That sealed it - from this point on, I'd stick with B motors, with one exception.
Next in line was the Estes Der Red Max. This was my first build, and I love this rocket. It's what got me into rocketry in the first place. It flies really straight, and I didn't want to lose it, so I swapped out the C6 motor for a B6.
Chad decided to tape his phone to a long pole to see if he could get some video from below the rocket as it lifted off. Chad's full of brilliant ideas.
But actually, it turned out not bad...
Jeff's phone also got great pictures.
Next up was the Cosmic Explorer - another favorite.
The ascent on a B6 was great - no roll!
For rocket n00bs, roll is that spinning motion a rocket gets around its vertical axis. You see it a lot in rocket-mounted camera POV videos, and sometimes it can make them hard to watch. Most rockets do it, but trying to build a rocket so it doesn't is the goal. The Cosmic Explorer flies straight, with no roll.
While the ascent was great, the recovery was... well, I'll just let you watch.
Stuck in the mud, about an inch and a half.
But when I pulled it out - no damage!
|Whew! That was a close call!|
The Bertha is what's called overstable. This means, in short, that it's really prone to arcing into the wind - for newbies, a phenomenon known as weathercocking. I have never had a straight flight with the Bertha, and I was sure it was going to end up in the dog park. Remarkably, though, it flew nice and straight, and it also landed short of the pond.
|It's in the upper left-hand corner of the sky.|
The guys had to go back to the BPP, so they packed up and left. I went in search of that Estes Hi Jinks rocket.
The wooded area was very marshy, and I sank a couple inches into the earth quite a few times. The trees were sparse, but close enough together that I was sure I'd see it up in a tree. I looked up and down, and didn't find it in a tree or on the ground. I searched for 45 minutes to an hour. I even found a swamp, and a sign about wetlands. I didn't even know Bloomington had wetlands!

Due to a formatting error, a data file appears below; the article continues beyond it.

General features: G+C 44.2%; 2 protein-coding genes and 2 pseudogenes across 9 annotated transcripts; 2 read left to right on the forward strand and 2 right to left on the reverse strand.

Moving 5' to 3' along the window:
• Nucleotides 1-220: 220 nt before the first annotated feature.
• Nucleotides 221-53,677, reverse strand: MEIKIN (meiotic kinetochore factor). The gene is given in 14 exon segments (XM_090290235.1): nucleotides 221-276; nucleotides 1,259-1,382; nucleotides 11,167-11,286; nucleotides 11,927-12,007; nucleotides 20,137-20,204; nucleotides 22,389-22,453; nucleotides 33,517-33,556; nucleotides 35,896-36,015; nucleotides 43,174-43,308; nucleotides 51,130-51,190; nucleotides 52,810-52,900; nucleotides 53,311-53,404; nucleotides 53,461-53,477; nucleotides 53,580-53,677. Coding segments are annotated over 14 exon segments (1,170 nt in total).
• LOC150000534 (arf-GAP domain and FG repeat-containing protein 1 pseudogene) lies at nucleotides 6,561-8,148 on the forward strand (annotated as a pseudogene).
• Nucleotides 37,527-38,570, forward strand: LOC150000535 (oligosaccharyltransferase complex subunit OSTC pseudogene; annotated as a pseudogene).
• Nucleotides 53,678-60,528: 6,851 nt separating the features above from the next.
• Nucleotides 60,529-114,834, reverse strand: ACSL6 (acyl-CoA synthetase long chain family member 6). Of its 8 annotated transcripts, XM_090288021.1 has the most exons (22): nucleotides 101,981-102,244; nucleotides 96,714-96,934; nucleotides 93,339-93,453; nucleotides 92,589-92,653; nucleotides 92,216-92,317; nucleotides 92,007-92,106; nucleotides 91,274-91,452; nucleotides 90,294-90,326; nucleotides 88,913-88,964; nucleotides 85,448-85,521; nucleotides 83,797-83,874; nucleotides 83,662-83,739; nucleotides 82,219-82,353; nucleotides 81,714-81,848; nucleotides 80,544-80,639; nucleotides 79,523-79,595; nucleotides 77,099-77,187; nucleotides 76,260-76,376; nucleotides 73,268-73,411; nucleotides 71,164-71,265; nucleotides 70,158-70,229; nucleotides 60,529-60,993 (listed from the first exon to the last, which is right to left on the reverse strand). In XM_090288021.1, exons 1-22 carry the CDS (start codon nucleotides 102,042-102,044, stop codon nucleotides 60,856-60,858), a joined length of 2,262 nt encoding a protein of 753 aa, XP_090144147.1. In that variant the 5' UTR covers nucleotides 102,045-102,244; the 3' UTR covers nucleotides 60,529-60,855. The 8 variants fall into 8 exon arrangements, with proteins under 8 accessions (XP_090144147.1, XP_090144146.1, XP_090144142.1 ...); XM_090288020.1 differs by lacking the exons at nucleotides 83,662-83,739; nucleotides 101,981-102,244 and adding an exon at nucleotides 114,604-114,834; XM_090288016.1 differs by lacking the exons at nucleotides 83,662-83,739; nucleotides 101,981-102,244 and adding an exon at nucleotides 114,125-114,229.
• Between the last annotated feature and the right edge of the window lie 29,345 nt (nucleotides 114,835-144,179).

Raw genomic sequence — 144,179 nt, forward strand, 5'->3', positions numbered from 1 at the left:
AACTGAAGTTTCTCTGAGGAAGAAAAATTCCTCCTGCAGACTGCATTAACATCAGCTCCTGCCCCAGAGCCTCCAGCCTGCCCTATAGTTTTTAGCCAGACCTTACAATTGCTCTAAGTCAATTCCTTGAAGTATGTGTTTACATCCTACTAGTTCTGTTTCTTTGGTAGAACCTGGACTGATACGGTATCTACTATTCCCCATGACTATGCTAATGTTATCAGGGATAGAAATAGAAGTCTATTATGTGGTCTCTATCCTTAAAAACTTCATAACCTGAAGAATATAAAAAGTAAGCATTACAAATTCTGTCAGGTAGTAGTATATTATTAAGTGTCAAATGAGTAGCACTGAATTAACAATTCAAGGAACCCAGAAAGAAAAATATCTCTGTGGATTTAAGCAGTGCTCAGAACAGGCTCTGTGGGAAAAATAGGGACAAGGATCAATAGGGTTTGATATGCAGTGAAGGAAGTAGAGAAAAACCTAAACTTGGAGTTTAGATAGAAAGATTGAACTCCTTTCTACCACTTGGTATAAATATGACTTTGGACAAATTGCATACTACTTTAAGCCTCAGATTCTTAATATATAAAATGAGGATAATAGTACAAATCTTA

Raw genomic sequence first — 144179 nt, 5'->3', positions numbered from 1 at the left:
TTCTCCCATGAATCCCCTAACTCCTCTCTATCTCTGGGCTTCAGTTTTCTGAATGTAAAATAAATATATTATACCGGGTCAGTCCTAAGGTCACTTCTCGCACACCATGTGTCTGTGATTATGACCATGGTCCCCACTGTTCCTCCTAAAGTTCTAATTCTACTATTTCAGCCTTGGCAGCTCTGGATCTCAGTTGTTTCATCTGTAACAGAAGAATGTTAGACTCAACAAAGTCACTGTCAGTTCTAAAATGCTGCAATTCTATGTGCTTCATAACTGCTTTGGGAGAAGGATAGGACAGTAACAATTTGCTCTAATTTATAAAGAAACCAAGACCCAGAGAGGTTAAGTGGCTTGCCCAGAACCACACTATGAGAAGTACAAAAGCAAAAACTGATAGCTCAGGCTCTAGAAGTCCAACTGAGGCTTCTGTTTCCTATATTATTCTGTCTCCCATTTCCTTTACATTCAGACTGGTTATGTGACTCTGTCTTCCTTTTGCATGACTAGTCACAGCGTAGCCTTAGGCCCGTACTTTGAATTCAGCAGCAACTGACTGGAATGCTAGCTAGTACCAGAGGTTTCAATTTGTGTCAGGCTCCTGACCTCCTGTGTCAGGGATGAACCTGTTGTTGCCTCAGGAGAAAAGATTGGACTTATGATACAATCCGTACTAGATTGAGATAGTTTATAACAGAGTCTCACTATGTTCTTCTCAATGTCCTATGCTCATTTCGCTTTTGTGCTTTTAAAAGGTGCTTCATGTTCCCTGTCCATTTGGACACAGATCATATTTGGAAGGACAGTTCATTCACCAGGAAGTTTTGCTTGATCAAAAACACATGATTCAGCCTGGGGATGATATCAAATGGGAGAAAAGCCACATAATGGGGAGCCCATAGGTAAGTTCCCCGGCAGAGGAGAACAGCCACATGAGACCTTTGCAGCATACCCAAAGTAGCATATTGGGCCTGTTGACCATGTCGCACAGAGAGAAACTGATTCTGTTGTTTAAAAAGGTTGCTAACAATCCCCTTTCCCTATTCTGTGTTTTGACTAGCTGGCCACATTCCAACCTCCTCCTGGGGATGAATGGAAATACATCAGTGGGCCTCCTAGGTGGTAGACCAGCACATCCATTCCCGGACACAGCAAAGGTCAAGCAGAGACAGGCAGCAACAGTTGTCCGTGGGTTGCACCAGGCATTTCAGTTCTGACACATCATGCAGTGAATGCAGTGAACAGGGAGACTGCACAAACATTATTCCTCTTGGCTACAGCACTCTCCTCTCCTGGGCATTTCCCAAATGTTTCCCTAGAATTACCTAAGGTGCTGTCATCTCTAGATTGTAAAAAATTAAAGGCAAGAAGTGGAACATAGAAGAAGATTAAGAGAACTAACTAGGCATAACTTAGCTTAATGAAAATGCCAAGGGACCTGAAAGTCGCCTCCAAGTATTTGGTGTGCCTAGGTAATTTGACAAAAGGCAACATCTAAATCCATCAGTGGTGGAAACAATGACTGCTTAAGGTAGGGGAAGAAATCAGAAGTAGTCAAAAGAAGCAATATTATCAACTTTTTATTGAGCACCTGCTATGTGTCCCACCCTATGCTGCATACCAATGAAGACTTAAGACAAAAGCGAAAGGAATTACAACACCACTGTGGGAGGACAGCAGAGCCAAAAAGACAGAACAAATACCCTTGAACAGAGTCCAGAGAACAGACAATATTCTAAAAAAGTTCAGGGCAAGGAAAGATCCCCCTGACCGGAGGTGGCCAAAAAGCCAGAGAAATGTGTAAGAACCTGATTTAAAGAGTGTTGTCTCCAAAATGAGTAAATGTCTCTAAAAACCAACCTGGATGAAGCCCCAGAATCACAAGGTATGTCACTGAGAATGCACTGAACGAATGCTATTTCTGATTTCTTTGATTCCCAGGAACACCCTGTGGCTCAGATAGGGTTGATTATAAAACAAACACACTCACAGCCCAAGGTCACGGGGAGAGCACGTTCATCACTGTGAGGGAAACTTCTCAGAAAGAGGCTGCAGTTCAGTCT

I got into some thicker forested area, and circled the school to the left in the above pictures - nothing. Eventually, I realized I'd gone farther back in the woods than the rocket could have possibly gone, and was about to turn back, when I decided to head further down the wide trail. And this happened...
For a day of launching mostly smaller rockets, it was a great launch day, and I wish more people could have joined us. And in the end, we didn't lose a single rocket.
In other news, the Trident 1A and Sounder I scratch built rockets are finished, and I'll have pictures to follow. The Quest Big Dog and Cosmic Explorer with an E-motor upgrade are also coming along, nearly ready to paint. The Big Dog series will continue in a day or two, and the Cosmic Explorer build series will start when I'm done with that.
And I need to finalize my rocketry camp plans and build the Donor's Rockets. A lot to keep me busy.